Magnetism is all around us. Medical imaging inside the body, creating clean electricity with turbines, storing data on computers – all of these things use magnetism at their core to function. However, it can be difficult to improve these processes, and a large reason for that difficulty is the fact that magnetism is ‘invisible’, but what if there was a way to see magnetism…?

Whilst bouncing iron filings off a trampoline is a great way to visualise big magnetic fields, we are often interested in magnets that are much smaller. In fact, with the nano-magnets that materials scientists are interested in, you could line up 1000 of them across the width of a single human hair. They are so small that waves of visible light are actually bigger than the magnets! This means a normal light microscope can’t see them, and so instead electron microscopes are used because electrons are even smaller than visible light.

Using electrons to image nano-magnets has another useful consequence; electrons have their own small magnetic fields and can actually be attracted/deflected by nano-magnets (just the same as two fridge magnets can attract/repel each other). By analysing how exactly the electrons are deflected as they interact with nano-magnets, it is possible to actually ‘see’ the magnetism at this small scale. By taking many electron images at different angles, scientists can even build this into a 3D map of magnetism.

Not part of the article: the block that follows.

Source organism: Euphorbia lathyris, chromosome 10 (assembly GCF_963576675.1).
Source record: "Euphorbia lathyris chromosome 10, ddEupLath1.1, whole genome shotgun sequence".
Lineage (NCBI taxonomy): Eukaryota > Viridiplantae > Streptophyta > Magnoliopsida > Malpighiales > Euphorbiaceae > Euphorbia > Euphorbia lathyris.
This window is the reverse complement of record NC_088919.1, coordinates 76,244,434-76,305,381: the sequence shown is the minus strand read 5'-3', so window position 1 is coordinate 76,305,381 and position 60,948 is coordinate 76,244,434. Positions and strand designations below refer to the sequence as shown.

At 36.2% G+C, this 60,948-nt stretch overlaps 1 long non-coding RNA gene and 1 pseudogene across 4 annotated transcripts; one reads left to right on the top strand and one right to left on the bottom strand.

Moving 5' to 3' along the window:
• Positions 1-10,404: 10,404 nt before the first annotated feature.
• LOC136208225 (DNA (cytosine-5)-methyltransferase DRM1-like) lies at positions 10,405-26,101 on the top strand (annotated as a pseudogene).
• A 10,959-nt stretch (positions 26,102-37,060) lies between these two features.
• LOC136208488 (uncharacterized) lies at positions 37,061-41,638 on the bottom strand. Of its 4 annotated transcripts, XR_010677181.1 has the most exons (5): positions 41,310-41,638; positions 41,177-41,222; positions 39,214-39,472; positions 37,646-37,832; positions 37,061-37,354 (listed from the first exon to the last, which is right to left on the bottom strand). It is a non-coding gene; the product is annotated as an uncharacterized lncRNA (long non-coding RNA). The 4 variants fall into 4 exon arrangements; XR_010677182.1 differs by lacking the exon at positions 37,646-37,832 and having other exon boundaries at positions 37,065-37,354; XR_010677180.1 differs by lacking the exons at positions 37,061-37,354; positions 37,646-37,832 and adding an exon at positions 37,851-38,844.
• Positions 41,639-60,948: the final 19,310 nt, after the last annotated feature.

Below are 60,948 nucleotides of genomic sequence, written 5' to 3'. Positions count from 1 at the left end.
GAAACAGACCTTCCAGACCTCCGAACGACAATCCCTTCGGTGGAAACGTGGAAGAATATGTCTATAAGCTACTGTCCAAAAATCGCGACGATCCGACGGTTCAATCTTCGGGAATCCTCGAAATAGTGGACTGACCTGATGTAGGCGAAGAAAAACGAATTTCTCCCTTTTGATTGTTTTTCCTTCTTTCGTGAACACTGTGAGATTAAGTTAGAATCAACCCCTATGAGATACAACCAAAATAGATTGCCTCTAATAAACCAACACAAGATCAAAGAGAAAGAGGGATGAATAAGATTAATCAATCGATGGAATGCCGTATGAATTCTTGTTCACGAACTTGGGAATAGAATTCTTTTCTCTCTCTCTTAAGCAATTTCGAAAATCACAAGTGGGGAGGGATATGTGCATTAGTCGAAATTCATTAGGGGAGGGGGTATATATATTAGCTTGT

One particular type of nano-magnet that my research group has been interested in are doughnut-shaped nanorings made out of iron oxide (commonly known as rust)! The special shape of these magnets means that scientists can actually switch the magnetism on or off. This unique property means that they could potentially be very useful as an anti-cancer treatment: the rings can travel through your body ‘switched off’ until they reach the cancerous tissue where they are then rapidly switched on and off – this causes the rings to heat up and selectively destroy the tumour.

George Lewis

NanoDTC Student, c2018


Paul Midgley – Department of Materials Science and Metallurgy,

Emilie Ringe – Department of Materials Science and Metallurgy and Department of Earth Sciences,

Richard Harrison – Department of Earth Sciences